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The Politically Correct Yinglish Dictionary

The Politically Correct Yinglish Dictionary

Ever wonder the politically correct way to say “kvetch?” Well it’s “Contentment-Challenged.”

by

Irving was not selectively separated for his alternative body image, but because of his ethical disorientation!” Got it? No? OK. “Irving was not fired for being fat but because he’s a liar!” The great PC news was the extinction of negative racial and religious pejoratives. The bad news? When we stretch the language more than Spandex – and come up with worse, yet. Is “little person” really more PC that “midget?” “Least Best” clearer that “Worst?” Or “metabolically different” superior to “dead?”

Face it! Yiddish and Yinglish, despite all its majesty, isn’t what I’d call “subtle.” Especially when describing “persons of flaw.” Most of us heard it from our mothers, fathers, and grandparents. Listen:

“That moron’s a shmeggege, his wife’s the biggest yenta in town, and their son is King of the Yutz’s.”

In under 20 words, my Bubbe Bella could annihilate not only people, but whole countries, all through the magic of Yiddish.

So, in the spirit of keeping Mama-loshen “Timelessly Relevant,” “Shared-Capable, and “A Linguistic Survivor,” I give you the POLITICALLY CORRECT YINGLISH DICTIONARY.

I hope you find it a Knowledge-Based Mitzvah!

THE POLITICALLY CORRECT YINGLISH DICTIONARY

Baleboosteh: One terrific housewife! Not a speck of dirt!
P.C. YINGLISH: A Shmutz-Oppressor
USAGE: “She’s some fantastic shmutz-oppressor! You could operate on her kitchen floor.”
 
Boychik: A small male child.
P.C. YINGLISH: Childchik (gender-free)
USAGE: “Someday, little Hymie will grow from a childchick to a humanchik.”
 
Bupkes: Nothing! Nada! A big zero!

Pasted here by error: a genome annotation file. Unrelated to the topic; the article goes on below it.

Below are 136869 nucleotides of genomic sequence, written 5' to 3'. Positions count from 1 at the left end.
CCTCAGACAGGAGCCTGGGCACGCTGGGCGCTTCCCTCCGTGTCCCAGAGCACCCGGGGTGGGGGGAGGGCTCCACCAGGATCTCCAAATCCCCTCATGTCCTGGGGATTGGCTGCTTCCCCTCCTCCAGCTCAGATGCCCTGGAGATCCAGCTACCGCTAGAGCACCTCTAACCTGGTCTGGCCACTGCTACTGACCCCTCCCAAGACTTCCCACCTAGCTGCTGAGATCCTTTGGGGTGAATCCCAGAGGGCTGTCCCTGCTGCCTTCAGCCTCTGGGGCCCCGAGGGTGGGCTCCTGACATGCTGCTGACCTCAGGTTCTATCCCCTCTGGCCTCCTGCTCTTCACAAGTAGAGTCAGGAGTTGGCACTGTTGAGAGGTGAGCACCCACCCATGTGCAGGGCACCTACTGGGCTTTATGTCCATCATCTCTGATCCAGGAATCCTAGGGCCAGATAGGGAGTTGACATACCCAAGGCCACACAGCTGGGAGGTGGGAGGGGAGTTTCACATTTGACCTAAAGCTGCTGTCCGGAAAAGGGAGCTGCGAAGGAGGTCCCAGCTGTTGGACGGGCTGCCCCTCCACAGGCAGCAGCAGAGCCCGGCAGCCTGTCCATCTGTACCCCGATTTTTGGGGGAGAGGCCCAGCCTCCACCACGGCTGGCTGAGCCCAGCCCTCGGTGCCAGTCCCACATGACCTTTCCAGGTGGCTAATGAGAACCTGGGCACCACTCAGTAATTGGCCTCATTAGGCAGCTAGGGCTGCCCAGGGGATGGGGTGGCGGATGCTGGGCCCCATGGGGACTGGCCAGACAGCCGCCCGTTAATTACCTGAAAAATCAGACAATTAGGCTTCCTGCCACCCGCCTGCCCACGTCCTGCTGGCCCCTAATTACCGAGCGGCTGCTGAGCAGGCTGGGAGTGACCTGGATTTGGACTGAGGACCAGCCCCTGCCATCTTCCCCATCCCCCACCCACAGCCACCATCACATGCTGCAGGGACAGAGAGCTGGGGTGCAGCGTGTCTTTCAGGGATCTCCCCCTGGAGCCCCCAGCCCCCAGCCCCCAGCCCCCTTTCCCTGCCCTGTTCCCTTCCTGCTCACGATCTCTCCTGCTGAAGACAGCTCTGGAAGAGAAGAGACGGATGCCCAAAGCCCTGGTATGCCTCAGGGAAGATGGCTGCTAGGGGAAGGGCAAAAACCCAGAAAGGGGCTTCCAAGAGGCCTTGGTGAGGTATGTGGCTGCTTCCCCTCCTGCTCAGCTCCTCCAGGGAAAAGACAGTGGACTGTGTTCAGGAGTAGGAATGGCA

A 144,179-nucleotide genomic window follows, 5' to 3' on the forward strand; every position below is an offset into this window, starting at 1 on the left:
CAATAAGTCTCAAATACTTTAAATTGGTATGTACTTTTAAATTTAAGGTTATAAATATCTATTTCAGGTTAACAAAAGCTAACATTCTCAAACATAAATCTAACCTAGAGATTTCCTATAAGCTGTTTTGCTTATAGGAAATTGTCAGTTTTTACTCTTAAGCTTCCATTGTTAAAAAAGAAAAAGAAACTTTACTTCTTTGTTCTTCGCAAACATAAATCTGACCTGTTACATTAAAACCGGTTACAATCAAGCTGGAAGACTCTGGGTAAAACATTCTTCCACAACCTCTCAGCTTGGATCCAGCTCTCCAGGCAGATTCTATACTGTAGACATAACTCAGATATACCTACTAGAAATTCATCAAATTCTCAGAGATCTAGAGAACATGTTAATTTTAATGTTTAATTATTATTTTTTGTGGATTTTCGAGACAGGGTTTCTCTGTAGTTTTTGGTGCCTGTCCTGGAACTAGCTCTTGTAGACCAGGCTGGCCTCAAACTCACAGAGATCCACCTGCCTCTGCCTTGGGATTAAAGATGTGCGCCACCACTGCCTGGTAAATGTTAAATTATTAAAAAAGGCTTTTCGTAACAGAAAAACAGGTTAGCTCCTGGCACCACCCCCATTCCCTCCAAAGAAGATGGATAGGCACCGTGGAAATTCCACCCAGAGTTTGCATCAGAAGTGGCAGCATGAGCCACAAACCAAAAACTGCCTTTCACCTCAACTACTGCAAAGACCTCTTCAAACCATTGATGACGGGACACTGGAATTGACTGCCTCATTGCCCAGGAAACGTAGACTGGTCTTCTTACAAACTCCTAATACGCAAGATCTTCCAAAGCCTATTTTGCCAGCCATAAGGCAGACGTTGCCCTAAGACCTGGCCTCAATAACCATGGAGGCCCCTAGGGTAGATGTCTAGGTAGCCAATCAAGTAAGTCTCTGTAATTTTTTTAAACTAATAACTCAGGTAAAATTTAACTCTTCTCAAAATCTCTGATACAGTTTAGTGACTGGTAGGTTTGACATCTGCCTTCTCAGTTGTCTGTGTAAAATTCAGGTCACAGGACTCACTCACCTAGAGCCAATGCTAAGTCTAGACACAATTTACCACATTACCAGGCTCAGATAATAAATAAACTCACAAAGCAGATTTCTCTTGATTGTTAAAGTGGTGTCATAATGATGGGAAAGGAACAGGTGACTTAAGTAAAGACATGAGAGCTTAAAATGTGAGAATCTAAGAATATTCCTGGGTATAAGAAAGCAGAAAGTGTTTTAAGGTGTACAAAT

P.C. YINGLISH Negatively -Valued
USAGE: “When he started playing the horses, they went from rich to negatively-valued!”
 
Bulvan: A crude, rude ox!
PC YINGLISH: Boorishly-Oriented
USAGE: “My boorishly-oriented brother-in-law ripped off the “fridge” door to swig the milk.”
 
Chaim Yankel: A mister nobody.
PC YINGLISH: Differently-Interesting
USAGE: “Exciting he’s not, but the way he blends in perfectly with the beige wallpaper makes him differently-interesting.”
 
Chaleria: A tantrum thrower.
PC YINGLISH: A Person With Difficult-to-Meet-Needs
USAGE: “Not only does she have difficult-to-meet-needs, the last time she claimed her pastrami was fatty, it became a small police matter.”
 
Chazzer: A pig. (Or a person who acts like one.)
PC YINGLISH: Parasitically-Gifted
USAGE: “He’s so parasitically-gifted he’ll take home your leftovers.
 
Chutzpah: Gall.
P.C. YINGLISH: Brazen-Enhancement
USAGE: “That witch has so much brazen-enhancement, she brought her own chicken for Shabbos because, she told me, ‘yours is so raw, it’s still clucking!’”
 
Dreykop: A swindler.
PC YINGLISH: Emmes-Impaired
USAGE: “Don’t buy real estate – or a used car from that emmes-impaired thief!”
 
Farmisht: Confused; befuddled.
P.C. YINGLISH: Directionally-Disoriented
USAGE: “For Hannuka, you gave a person who is directionally-disoriented an archery set?! Are you meshugge? (See below.)
 
Gantseh Macher: He thinks he’s a big shot.
PC YINGLISH: A Non-empowered -Elitist
USAGE: “He directed Fiddler for his shul, so suddenly this non-empowered-elitist think he’s Spielberg.”
 
Klutz: Clumsy.
P.C. YINGLISH: Spatially-Disadvantaged
USAGE: “He’s so spatially-disadvantaged, he trips over sneakers–he’s wearing!”
 
Kvetch: A chronic complainer.
P.C. YINGLISH: Contentment-Challenged
USAGE: “Sophie’s so contentment-challenged, her glass isn’t only half-empty—the other half doesn’t taste too good.
 
Luftmensch: A perpetual dreamer.
P.C. YINGLISH: A Person who Lives in an Alternative-Reality